Now, I have actually gotten to be a published writer, even though I am far from A Success yet. I have been concentrating on improving my writing skills, both from a productivity and a quality standpoint. I am starting to see results. The fact that I am not supporting myself as a writer, or that I am producing some work that has no economic or marketing potential whatsoever, is totally irrelevant.

I am a writer because I want to write, I am writing, and I want to grow and improve my craft. No other definition is needed.

How’s that for a thesis statement?

So now, I don’t have any existential debates anymore about whether I’m a writer or not. Whether I’m as good or as productive of a writer as I should be, however… that is a different story.

I’ve managed to set some goals for myself this year. Maybe you heard about them. I know I will have to continue to set new goals and challenges for myself in the years to come. I’m in the process of considering what those goals should be, and I think self-publishing is going to be at the top of that list.

Keep going upward and forward, for as long as my health and faculties hold up. There’s still a ways to go, and any lifetime is never enough time to learn everything that there is to know about writing.

Footnotes:

  1. Luck I define as any other outside forces or circumstances that fall in your favor when you are trying to accomplish something.

Writing Journal 21 September 2022: Another solid week and a nice trip to Badger, Iowa

I’d love every week to be something like this week, writing-wise.

I was nice and solidly productive this week and much of what I wrote ended up on this blog. That’s nice to see after many months where the only thing I produced on here were writing journals.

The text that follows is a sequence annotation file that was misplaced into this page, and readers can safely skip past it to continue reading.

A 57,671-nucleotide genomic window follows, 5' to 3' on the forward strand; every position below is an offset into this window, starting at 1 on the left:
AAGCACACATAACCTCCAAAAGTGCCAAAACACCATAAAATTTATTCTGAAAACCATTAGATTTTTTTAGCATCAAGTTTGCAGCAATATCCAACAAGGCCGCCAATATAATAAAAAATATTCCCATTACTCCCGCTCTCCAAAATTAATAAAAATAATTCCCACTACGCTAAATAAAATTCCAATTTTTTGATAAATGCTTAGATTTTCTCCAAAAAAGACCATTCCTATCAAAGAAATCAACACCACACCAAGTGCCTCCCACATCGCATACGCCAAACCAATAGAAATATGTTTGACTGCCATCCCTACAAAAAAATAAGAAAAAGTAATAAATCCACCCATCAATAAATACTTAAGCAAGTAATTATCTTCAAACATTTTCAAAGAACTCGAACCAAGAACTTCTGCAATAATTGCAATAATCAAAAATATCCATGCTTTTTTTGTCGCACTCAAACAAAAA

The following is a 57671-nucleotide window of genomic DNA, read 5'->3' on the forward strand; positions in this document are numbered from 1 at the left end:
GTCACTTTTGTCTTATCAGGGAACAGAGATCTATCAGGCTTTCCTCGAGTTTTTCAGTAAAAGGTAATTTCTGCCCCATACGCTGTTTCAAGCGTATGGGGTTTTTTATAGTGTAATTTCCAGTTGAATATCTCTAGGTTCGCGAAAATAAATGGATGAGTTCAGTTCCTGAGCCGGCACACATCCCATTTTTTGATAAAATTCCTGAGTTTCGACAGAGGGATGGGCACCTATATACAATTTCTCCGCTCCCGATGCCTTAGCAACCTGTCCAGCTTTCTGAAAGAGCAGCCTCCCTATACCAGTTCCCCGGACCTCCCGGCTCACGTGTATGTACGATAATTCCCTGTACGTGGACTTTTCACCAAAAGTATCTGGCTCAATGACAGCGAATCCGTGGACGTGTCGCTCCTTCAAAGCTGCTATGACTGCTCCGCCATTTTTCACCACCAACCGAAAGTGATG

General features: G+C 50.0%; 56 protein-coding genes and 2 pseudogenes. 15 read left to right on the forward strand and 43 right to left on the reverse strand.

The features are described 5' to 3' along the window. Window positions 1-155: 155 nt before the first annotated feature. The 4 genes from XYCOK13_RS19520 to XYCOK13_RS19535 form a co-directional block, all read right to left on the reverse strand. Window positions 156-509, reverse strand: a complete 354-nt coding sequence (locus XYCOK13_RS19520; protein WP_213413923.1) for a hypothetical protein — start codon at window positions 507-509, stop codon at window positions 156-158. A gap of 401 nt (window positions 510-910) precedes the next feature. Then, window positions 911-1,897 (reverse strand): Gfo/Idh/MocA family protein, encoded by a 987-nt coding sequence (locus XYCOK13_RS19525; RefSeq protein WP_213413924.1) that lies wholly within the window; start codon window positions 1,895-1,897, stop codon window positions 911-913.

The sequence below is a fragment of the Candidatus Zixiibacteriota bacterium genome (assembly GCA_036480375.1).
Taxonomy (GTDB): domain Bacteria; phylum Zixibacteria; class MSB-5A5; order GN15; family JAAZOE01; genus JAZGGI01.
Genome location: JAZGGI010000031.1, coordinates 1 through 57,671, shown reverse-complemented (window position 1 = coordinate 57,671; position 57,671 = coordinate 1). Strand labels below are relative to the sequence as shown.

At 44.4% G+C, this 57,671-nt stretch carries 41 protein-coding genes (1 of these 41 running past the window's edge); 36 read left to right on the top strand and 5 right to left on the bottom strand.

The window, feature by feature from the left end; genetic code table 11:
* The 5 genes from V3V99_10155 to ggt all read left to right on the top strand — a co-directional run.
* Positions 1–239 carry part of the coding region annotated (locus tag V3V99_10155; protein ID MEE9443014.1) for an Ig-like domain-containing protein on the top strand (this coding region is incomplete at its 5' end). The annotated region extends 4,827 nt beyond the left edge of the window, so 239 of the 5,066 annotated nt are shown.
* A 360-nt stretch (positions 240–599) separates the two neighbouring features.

As for the exact numbers… they were not record-breaking, but very solid and above what I am trying to shoot for every week. If every week winds up like this, this year’s goals of 200,000 words in 2022 and meeting my daily writing quota at least 70 percent of the time is in the bag.

I also had the chance to make an appearance at the Badger (Iowa) Public Library when their librarian invited me to come to its book fair of regional authors. I had the chance to meet and network with several writers and the library was quite hospitable to me and the other authors there. It was a bit of a drive for me, but I enjoyed the experience and certainly would return there.

So, in all, it was a good week. I’ll be looking forward to seeing some falling temperatures at last now that it is officially fall in a day or so. Summer heat can get gone as soon as possible.

Anyway, here’s the numbers. Keep safe and live your lives, everyone.

Writing statistics for the week ending 17 September 2022:
+4,484 words written.|
Days writing: 6 of 7.
Days revising/planning: 1 of 7 for 120 total minutes.
Daily Writing Goals Met (500+ words or 30 minutes of planning/revisions): 6 of 7 days.

“Work” Writing Vs. “Fun” Writing: A Reflection (Part 2/?)

It all started with a television show.

The time was spring 2019. I had just become a published author for the first time ever, but I was having difficulty getting things off the ground. 

There were the usual difficulties with being a first-time author, of course, but I had many other things going against me other than the typical stuff. First, in a business where you want to be well-known in the region that you live in, I was less than a year away from moving to a totally different section of the state, far away from my home base of 40 years. In the middle of me doing that, trying to hustle for a side gig was the last thing on my mind.